I've had a few people ask me what I keep inside the boxes labeled "72-hour kits" in my pantry.
Since I'll be rotating the contents this coming weekend, I thought it would be a great time to show you what's inside the boxes and explain my system for the rotation.
The 72-hour kits are big, 2-gallon sized ziplock bags that hold enough food to keep my family fed for 3 days - in the case of an emergency. While I hope that I never have to use the food in an emergency situation, I also hope that I would be prepared if necessary.
I'm a member of The Church of Jesus Christ of Latter-day Saints. For decades, our prophets have encouraged us to become self-reliant and prepared for the future by preparing ourselves spiritually, saving money for a 'rainy day', avoiding unnecessary debt, and keeping a supply of food (among other things). Rainy days come in the form of natural disasters, loss of employment, sickness, tragedies, and other events that we can't predict. Several years ago, I participated in a church activity that helped me to get a food supply started for my family. I put together one 72-hour kit at the activity, then made more bags just like it when I got home (one for each member of my family). Let me share details about the contents of each kit!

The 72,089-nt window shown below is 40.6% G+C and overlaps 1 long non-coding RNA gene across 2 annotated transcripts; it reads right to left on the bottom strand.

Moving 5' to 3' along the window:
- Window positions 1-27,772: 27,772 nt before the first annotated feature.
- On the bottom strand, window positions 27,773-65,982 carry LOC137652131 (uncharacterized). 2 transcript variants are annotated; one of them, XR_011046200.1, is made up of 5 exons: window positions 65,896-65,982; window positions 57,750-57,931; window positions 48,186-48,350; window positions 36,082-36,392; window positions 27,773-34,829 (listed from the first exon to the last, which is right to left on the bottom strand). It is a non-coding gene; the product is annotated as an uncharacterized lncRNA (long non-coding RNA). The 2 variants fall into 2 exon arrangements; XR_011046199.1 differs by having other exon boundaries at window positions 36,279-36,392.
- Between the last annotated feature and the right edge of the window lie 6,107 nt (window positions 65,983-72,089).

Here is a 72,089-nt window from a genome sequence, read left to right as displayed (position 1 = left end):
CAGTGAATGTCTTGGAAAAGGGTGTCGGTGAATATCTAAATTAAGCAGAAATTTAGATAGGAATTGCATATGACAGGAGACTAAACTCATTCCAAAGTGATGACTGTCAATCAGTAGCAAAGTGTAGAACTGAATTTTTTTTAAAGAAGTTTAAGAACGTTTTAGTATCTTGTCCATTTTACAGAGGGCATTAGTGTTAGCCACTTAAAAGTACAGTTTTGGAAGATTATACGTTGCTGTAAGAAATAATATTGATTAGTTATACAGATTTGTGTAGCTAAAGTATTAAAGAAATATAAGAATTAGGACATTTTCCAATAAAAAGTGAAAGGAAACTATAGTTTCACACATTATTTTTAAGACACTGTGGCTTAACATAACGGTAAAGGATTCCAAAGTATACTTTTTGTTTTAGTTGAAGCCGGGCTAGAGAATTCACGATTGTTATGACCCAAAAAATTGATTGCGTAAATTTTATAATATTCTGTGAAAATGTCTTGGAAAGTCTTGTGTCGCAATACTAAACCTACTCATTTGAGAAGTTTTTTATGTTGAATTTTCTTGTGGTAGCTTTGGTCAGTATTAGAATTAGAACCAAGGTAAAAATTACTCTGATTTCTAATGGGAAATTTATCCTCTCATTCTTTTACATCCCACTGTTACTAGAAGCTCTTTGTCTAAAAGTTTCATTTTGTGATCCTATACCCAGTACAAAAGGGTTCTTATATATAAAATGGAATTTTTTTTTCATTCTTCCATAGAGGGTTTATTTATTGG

Every item pictured above fits inside of a 2-gallon bag and lasts for at least six months. (I rotate the food from my kits every April and every October, so it works great for my family.)
Below is a list of everything seen in the picture: